Journal of Business Research
The logic behind globalized advertising appeals is based on the premise that cultural value systems are converging. Yet, there is no clear agreement regarding the superiority of standardized campaigns vs. localized ones. One reason for this lack of agreement deals with the extent to which various cultures share similar values. The goal of this study is to apply a relatively new framework dealing with value differences developed by Schwartz [Adv. Exp. Soc. Psychol. 25 (1992) 1.] to New Zealand and the USA by looking at the connection between these values and possessions. The hypotheses received mix support. The results confirm that New Zealanders are higher in Harmony and Affective Autonomy, and these values did, in part, affect possessions and reasons for owning them. New Zealanders’ most valued possessions were for environmental reasons, but they were no more likely to mention enjoyment reasons than Americans. New Zealanders also did not mention recreational possessions as more important, contrary to one of the hypotheses. Nonetheless, the similarities between NZ and the USA were much greater than the differences. The study provides valuable insight into how the meanings of important possessions differ across cultures and illustrates the need to understand these differences when designing marketing communications and positioning products in foreign markets.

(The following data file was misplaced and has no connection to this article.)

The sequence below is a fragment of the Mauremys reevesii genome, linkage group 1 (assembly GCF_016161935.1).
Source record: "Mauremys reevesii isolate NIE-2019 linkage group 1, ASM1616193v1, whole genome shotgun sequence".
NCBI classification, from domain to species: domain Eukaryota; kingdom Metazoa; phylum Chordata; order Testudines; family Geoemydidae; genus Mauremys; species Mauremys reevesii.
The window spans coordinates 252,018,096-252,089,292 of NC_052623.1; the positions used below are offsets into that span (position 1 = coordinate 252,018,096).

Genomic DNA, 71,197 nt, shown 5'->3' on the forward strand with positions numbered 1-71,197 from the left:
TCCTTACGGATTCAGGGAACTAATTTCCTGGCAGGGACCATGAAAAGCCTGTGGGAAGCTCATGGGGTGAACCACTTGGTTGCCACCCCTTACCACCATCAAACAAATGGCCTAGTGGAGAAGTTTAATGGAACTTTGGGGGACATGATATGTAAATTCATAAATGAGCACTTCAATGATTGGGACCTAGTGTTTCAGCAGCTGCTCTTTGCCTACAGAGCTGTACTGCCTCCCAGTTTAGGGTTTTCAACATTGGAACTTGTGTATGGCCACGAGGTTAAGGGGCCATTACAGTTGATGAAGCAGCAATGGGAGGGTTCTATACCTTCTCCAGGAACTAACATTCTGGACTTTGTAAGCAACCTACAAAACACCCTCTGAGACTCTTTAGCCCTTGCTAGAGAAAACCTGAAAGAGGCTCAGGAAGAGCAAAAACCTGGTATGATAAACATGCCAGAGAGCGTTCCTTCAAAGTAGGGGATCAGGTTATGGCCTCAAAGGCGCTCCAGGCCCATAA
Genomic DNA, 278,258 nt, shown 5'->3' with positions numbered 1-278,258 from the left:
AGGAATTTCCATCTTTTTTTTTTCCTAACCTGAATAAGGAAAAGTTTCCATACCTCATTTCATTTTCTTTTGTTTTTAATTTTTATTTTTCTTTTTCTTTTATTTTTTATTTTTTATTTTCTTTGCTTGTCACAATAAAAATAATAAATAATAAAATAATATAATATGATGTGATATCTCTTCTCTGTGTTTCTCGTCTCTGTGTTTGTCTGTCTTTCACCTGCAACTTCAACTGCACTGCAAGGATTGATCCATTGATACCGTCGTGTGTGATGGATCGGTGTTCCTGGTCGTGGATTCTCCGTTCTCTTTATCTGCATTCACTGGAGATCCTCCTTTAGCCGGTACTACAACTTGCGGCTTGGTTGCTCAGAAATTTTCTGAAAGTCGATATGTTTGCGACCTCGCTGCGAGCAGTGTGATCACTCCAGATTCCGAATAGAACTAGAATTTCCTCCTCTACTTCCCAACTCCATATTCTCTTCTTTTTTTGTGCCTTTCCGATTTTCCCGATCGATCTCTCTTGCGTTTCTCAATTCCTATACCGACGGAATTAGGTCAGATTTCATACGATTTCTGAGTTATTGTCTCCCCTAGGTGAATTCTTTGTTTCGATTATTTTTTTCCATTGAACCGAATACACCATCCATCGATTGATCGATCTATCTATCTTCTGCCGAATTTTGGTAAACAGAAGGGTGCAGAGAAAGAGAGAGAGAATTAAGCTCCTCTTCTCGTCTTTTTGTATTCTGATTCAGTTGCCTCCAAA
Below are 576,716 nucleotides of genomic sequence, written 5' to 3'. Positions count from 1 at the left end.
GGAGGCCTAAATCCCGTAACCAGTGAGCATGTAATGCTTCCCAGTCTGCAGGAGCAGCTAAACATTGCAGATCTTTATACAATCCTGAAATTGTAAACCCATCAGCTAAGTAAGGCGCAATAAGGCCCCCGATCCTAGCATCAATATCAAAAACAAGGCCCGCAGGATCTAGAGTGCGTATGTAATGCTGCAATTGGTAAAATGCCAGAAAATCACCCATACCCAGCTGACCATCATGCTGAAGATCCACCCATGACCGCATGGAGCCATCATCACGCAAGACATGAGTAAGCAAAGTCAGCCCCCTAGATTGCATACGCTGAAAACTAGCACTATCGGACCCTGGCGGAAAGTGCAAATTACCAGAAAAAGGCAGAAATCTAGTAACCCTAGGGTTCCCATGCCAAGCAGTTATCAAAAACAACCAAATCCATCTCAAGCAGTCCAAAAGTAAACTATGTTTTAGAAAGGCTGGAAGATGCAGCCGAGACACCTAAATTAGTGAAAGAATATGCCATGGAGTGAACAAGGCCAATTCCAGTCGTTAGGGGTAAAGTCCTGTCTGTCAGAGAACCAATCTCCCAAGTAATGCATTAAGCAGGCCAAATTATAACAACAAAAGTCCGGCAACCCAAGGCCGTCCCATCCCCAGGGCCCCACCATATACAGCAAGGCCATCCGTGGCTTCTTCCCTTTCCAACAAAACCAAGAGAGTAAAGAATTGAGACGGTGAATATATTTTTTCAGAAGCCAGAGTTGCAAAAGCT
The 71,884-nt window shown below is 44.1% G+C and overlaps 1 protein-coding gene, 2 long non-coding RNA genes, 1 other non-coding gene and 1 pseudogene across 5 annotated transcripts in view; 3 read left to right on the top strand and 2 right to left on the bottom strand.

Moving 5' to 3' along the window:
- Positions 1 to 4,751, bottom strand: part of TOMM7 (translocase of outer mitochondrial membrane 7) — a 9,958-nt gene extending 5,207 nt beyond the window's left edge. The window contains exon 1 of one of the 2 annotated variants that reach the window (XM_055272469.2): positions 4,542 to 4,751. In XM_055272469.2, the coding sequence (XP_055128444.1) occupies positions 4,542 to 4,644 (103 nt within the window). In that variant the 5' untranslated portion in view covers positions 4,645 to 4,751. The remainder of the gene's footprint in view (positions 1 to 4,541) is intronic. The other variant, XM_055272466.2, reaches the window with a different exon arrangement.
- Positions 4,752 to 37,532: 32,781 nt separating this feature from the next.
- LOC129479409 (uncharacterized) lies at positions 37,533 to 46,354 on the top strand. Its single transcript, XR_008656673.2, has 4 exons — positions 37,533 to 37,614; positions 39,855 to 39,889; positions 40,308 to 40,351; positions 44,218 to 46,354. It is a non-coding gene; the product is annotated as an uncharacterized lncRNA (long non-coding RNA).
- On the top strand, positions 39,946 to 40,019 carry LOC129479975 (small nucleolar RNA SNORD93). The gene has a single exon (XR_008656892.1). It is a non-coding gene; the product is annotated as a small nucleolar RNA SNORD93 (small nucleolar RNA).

Watson, John; Lysonski, Steven; Gillan, Tamara; and Raymore, Leslie, "Cultural Values and Important Possessions: A Cross-Cultural Analysis" (2002). Marketing Faculty Research and Publications. 50.